Pumped storage power plants have a number of essential features, including the fact that they can not only operate independently in several modes, such as generating, spin-generating, pumping, spin-pump and standstill, but can also change operating states from one to another quickly to meet the needs of a wide range of system operations .However, the mode changes may cause overpressure under extreme conditions due to the overspeed effect. The maximum pressure on the spiral casing inlet section caused by a turbine full-load rejection is the key factor to guarantee the safety of hydraulic conveyance structures, as well as the whole pumped storage plants. One example of failure due to the overpressure is the failure of Dartmouth turbine casing in May 1990(Price,1998).

After the foundation of waterhammer theory, the method of characteristics was developed rapidly as the standard technique for transient analysis in the 1970’s (Swaffield and Boldy, 1993). Since then, a great deal effort has been devoted to evaluating the maximum overpressure occurring in the water conveyance system (Liu and Chang, 1999; Ramos and Almeida, 2001; Kameswara and Eswaran, 1999), and testing (You, 2000). However, there has been little research concerned with the characteristics of transient pressures in the penstock and in the spiral casing. In this paper, the transient theory is used to analyse the characteristics of pressure at the turbine casing inlet section (casing pressure).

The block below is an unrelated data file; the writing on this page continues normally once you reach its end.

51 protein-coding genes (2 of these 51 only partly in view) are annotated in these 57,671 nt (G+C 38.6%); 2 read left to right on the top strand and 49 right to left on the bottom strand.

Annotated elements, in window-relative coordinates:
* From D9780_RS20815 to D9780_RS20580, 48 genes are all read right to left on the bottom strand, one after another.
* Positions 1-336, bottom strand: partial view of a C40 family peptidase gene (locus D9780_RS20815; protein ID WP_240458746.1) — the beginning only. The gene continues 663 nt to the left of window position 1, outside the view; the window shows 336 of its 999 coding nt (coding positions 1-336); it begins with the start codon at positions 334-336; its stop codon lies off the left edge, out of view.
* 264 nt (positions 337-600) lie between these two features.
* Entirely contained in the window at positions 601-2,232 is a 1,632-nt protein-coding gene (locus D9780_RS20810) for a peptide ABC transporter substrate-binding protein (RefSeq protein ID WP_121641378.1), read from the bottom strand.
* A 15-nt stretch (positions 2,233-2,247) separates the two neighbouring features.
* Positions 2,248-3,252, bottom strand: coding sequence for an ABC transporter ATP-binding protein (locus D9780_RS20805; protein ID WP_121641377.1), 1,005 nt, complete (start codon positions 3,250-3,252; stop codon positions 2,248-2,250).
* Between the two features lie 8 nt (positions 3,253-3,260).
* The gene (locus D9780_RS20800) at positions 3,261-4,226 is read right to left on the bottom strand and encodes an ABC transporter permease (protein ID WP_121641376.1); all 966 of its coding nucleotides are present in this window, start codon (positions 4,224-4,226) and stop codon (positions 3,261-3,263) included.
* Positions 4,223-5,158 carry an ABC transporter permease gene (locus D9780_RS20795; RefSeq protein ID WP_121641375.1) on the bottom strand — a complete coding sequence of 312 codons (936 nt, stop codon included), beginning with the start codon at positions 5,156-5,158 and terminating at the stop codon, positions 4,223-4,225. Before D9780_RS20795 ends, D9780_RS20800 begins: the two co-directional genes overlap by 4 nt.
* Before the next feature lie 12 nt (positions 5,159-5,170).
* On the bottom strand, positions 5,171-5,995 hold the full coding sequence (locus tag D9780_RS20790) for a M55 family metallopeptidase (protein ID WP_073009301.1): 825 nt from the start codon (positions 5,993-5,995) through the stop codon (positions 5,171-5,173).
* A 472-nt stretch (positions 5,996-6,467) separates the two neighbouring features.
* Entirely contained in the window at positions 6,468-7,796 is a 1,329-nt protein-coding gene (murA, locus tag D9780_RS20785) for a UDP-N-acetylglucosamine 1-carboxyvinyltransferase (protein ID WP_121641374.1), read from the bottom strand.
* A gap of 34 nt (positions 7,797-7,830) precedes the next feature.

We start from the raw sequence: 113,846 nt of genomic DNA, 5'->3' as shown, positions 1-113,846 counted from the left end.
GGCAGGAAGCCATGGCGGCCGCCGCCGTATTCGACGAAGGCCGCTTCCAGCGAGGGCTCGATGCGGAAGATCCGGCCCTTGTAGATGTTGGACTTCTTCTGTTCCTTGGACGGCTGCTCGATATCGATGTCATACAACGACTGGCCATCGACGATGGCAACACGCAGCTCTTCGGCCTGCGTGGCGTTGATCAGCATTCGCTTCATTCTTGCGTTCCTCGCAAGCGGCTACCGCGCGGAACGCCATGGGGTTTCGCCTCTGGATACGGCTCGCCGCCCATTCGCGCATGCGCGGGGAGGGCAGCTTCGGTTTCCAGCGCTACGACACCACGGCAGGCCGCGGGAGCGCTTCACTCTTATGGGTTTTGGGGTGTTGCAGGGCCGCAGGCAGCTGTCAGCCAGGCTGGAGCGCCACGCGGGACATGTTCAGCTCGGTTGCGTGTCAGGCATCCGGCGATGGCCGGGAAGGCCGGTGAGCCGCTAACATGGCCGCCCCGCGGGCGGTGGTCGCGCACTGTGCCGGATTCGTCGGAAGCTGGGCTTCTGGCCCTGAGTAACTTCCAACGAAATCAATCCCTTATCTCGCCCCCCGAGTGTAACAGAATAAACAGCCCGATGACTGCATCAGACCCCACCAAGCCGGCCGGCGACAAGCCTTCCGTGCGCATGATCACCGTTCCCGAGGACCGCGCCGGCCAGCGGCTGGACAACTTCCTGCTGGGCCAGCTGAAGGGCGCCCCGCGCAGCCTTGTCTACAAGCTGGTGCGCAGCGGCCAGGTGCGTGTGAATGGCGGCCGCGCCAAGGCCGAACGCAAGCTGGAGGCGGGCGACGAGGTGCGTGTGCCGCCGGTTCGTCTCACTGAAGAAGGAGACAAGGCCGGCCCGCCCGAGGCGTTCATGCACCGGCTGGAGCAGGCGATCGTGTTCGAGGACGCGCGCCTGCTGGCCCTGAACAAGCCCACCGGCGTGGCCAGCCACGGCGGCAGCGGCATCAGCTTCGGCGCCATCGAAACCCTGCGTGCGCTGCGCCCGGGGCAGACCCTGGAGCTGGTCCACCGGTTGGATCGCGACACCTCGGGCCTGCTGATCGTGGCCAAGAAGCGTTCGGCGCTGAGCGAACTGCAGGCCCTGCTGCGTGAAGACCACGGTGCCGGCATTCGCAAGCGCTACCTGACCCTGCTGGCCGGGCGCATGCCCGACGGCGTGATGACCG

**Theoretic analysis**